The faulty lab equipment sold by a company whose owner has faced fraud allegations is being investigated by the Department of Homeland Security’s inspector general.
The Federal Emergency Management Agency has warned states not to use COVID-19 testing supplies it bought under a $10.2 million contract after a ProPublica investigation last week showed the vendor was providing contaminated and unusable mini soda bottles.
A FEMA spokeswoman said the agency is working with the U.S. Food and Drug Administration and the Centers for Disease Control and Prevention to analyze test tubes filled with saline and sold to the government by Fillakit LLC, whose warehouse is near Houston.
“Out of an abundance of caution, we recommend this media not be used at this time,” spokeswoman Alex Bruner said.
ProPublicareported on June 18 that Fillakitwas using plastic preforms, which are expanded with heat and pressure to become 2-liter soda bottles, to fulfill FEMA’s contract for testing supplies to be used by states. The bottles were shoveled into the warehouse, then filled with saline in what workers described as unsanitary conditions. Some of the states receiving the lab equipment told ProPublica that even if Fillakit’s tubes weren’t contaminated, they were simply too big to be used in lab machinery.
A later story in The Wall Street Journal raised similar allegations. The Journal first reported on Friday that the Department of Homeland Security’s inspector general is now looking into the contractor. Fillakit owner Paul Wexler previously told the Journal that allegations of unsanitary conditions were baseless and came from a disgruntled former employee.
Teresa Green, a retired science teacher and former Fillakit employee, told ProPublica that she spoke with someone identified as a “special agent” with Homeland Security who told her he was looking into Fillakit’s operations. Green declined to elaborate.
A spokesperson for the Homeland Security inspector general’s office said, “As a matter of policy, we do not confirm or deny open investigations.”
The FEMA spokeswoman said the agency continues to provide “critically needed testing supplies in a timely manner to our state and local partners in response to the coronavirus.”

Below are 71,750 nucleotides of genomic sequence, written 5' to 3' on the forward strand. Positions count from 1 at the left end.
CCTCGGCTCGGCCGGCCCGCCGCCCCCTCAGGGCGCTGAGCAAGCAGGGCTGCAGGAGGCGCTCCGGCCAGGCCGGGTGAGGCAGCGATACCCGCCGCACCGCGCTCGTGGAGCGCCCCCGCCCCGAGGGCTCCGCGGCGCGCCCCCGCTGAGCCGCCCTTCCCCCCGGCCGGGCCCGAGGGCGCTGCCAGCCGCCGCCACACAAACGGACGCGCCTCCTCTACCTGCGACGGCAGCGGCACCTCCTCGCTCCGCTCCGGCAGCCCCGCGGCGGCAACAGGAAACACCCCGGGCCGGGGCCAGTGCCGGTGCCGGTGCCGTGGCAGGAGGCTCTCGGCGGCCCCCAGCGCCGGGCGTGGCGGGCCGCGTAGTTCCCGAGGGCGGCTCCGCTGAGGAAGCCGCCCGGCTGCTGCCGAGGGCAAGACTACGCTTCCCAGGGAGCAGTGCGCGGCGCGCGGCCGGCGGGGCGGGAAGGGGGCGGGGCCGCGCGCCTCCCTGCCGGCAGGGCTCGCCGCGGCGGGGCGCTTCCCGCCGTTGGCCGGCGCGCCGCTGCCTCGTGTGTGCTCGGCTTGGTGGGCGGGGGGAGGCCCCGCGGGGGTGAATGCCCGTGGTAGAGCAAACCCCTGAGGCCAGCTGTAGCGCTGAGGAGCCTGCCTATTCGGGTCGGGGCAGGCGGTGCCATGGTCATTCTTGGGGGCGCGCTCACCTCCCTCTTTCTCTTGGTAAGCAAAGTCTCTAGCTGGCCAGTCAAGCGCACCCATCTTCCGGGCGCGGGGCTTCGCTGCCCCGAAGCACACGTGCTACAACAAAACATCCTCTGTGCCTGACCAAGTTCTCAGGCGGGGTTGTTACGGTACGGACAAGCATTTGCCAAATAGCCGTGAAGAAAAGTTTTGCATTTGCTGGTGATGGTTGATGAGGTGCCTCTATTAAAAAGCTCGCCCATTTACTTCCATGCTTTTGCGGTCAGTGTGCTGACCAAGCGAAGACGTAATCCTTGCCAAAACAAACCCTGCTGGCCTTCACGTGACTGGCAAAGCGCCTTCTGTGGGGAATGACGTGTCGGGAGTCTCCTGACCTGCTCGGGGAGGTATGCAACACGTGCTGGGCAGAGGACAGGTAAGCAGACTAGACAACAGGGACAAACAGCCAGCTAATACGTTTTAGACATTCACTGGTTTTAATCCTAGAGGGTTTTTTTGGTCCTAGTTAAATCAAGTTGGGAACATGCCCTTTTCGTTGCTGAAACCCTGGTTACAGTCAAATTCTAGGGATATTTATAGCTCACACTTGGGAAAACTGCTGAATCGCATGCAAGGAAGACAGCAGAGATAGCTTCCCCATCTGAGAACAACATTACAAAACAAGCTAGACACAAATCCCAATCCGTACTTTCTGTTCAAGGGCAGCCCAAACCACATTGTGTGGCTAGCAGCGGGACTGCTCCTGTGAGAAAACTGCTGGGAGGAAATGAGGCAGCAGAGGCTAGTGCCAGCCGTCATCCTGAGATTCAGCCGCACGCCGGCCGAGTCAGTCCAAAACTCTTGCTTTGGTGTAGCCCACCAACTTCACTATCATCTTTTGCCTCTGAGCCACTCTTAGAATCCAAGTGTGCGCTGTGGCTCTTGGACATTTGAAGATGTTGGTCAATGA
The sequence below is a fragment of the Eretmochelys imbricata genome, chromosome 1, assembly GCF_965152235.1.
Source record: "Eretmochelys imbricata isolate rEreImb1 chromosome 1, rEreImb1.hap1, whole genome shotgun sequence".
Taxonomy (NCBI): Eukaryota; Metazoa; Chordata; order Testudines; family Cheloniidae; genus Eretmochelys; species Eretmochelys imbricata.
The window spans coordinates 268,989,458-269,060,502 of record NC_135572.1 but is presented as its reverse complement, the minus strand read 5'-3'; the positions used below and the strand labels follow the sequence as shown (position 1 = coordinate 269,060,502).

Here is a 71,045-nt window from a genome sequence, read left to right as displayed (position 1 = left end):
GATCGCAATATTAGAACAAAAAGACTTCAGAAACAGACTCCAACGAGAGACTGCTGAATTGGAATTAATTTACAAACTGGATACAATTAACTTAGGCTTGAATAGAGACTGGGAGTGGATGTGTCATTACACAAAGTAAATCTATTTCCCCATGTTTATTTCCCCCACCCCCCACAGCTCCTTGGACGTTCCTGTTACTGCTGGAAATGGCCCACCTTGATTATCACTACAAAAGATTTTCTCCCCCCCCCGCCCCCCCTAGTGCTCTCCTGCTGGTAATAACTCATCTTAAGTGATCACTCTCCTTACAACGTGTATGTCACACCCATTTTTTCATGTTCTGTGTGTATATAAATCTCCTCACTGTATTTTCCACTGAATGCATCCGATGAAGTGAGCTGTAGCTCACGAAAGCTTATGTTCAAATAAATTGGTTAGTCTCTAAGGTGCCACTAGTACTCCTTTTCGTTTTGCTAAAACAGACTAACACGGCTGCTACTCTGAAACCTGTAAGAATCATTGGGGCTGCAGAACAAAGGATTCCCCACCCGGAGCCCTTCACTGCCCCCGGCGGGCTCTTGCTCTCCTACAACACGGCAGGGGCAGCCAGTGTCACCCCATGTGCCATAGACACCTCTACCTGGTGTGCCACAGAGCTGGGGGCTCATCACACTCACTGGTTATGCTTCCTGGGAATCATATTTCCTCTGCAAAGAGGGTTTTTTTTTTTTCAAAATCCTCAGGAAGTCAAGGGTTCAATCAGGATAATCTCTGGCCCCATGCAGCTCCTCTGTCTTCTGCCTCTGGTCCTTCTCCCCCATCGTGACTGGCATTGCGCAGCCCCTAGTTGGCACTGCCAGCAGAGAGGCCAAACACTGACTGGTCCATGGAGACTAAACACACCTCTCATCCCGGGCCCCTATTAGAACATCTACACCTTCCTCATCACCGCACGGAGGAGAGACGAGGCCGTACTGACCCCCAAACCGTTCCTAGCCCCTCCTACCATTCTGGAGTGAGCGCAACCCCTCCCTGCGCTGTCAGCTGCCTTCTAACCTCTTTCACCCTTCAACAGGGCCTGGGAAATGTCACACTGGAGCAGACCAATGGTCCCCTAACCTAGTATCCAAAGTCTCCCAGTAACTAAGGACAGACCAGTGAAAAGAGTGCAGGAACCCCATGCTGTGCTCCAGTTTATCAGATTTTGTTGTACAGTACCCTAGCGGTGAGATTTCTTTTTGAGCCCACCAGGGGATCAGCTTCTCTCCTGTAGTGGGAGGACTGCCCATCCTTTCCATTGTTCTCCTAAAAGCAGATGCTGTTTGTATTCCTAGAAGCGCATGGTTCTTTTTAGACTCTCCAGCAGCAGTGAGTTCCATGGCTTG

FEMA signed its first deal with Fillakit on May 7, just six days after the company was formed by an ex-telemarketer repeatedly accused of fraudulent practices over the past two decades. Fillakit has supplied a total of more than 3 million tubes, which FEMA then approved and sent to all 50 states.
Wexler has previously declined to comment. A ProPublica reporter visited the facility this month and confirmed that workers were using snow shovels to gather up tubes and filling them, all in the open air.
Fillakit continues to advertise COVID-19 testing supplies on its website, including “Premier Leakproof Tubes.” The photos of tubes on its website look nothing like the larger soda preforms it has sold to FEMA, according to photos provided by state health departments and former employees.
Officials in New York, New Jersey, Texas and New Mexico confirmed they were not able to use the Fillakit tubes. Three other states told ProPublica that they received Fillakit supplies and have not distributed them to testing sites. FEMA had previously asked health officials in several states to find an alternative use for the mini soda bottles.
Last week, Missouri health officialsasked testing facilities there to not use the Fillakit testing suppliessent out by the state.
ProPublica’s data analysis shows that federal agencies hastily awarded more than $2 billion dollars in COVID-19 contracts tovendors who had no prior federal deals.
In total, the federal government has committed more than $16 billion to more than 4,000 contractors in its attempt to address the spread of the novel coronavirus. More than 1,800 of those deals were given without competitive bidding. Many companies, including Fillakit, had no experience sourcing medical supplies.
ProPublica continues to update its searchable online database of all federal contracts awarded to address the pandemic.
This story was originally published by ProPublica, and is republished with permission under Creative Commons License Attribution-NonCommercial-NoDerivs 3.0 United States (CC BY-NC-ND 3.0 US)